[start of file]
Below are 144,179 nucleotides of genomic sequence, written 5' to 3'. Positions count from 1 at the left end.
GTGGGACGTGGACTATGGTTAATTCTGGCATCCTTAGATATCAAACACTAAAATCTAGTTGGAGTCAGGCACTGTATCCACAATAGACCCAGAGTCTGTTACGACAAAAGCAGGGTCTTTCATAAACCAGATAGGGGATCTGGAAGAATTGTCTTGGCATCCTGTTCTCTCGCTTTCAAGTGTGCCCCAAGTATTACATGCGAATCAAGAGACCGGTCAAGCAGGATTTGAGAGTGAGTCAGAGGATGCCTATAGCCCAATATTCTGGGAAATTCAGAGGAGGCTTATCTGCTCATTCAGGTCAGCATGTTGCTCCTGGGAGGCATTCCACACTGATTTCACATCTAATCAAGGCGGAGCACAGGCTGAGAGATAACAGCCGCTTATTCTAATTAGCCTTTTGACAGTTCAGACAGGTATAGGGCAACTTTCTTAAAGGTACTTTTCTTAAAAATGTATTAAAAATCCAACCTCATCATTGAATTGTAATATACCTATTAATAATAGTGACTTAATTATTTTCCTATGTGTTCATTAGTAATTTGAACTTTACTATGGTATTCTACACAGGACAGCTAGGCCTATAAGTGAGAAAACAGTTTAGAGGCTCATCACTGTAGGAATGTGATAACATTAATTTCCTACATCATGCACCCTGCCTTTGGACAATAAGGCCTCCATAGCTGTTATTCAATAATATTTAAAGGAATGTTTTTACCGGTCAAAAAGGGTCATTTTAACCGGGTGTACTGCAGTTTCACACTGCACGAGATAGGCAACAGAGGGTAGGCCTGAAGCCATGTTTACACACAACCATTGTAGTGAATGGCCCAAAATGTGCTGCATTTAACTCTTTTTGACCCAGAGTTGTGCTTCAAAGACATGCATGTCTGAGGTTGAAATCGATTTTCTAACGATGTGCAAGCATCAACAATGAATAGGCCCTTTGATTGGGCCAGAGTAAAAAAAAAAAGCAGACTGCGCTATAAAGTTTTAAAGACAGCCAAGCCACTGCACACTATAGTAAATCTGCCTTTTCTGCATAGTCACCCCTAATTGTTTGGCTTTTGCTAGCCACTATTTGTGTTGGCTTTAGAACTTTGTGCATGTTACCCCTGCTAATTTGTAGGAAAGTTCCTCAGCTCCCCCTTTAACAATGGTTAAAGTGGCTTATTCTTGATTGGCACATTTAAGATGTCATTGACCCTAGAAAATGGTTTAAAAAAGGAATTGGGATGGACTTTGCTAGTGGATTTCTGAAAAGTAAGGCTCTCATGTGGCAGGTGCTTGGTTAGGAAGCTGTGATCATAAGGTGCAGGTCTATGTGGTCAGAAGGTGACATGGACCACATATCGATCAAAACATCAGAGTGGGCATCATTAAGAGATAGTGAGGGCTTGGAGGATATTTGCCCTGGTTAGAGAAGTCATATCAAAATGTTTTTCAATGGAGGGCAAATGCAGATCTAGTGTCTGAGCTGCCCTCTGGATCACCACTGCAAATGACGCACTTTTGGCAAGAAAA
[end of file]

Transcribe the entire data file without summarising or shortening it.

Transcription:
Below are 144,179 nucleotides of genomic sequence, written 5' to 3'. Positions count from 1 at the left end.
GTGGGACGTGGACTATGGTTAATTCTGGCATCCTTAGATATCAAACACTAAAATCTAGTTGGAGTCAGGCACTGTATCCACAATAGACCCAGAGTCTGTTACGACAAAAGCAGGGTCTTTCATAAACCAGATAGGGGATCTGGAAGAATTGTCTTGGCATCCTGTTCTCTCGCTTTCAAGTGTGCCCCAAGTATTACATGCGAATCAAGAGACCGGTCAAGCAGGATTTGAGAGTGAGTCAGAGGATGCCTATAGCCCAATATTCTGGGAAATTCAGAGGAGGCTTATCTGCTCATTCAGGTCAGCATGTTGCTCCTGGGAGGCATTCCACACTGATTTCACATCTAATCAAGGCGGAGCACAGGCTGAGAGATAACAGCCGCTTATTCTAATTAGCCTTTTGACAGTTCAGACAGGTATAGGGCAACTTTCTTAAAGGTACTTTTCTTAAAAATGTATTAAAAATCCAACCTCATCATTGAATTGTAATATACCTATTAATAATAGTGACTTAATTATTTTCCTATGTGTTCATTAGTAATTTGAACTTTACTATGGTATTCTACACAGGACAGCTAGGCCTATAAGTGAGAAAACAGTTTAGAGGCTCATCACTGTAGGAATGTGATAACATTAATTTCCTACATCATGCACCCTGCCTTTGGACAATAAGGCCTCCATAGCTGTTATTCAATAATATTTAAAGGAATGTTTTTACCGGTCAAAAAGGGTCATTTTAACCGGGTGTACTGCAGTTTCACACTGCACGAGATAGGCAACAGAGGGTAGGCCTGAAGCCATGTTTACACACAACCATTGTAGTGAATGGCCCAAAATGTGCTGCATTTAACTCTTTTTGACCCAGAGTTGTGCTTCAAAGACATGCATGTCTGAGGTTGAAATCGATTTTCTAACGATGTGCAAGCATCAACAATGAATAGGCCCTTTGATTGGGCCAGAGTAAAAAAAAAAAGCAGACTGCGCTATAAAGTTTTAAAGACAGCCAAGCCACTGCACACTATAGTAAATCTGCCTTTTCTGCATAGTCACCCCTAATTGTTTGGCTTTTGCTAGCCACTATTTGTGTTGGCTTTAGAACTTTGTGCATGTTACCCCTGCTAATTTGTAGGAAAGTTCCTCAGCTCCCCCTTTAACAATGGTTAAAGTGGCTTATTCTTGATTGGCACATTTAAGATGTCATTGACCCTAGAAAATGGTTTAAAAAAGGAATTGGGATGGACTTTGCTAGTGGATTTCTGAAAAGTAAGGCTCTCATGTGGCAGGTGCTTGGTTAGGAAGCTGTGATCATAAGGTGCAGGTCTATGTGGTCAGAAGGTGACATGGACCACATATCGATCAAAACATCAGAGTGGGCATCATTAAGAGATAGTGAGGGCTTGGAGGATATTTGCCCTGGTTAGAGAAGTCATATCAAAATGTTTTTCAATGGAGGGCAAATGCAGATCTAGTGTCTGAGCTGCCCTCTGGATCACCACTGCAAATGACGCACTTTTGGCAAGAAAA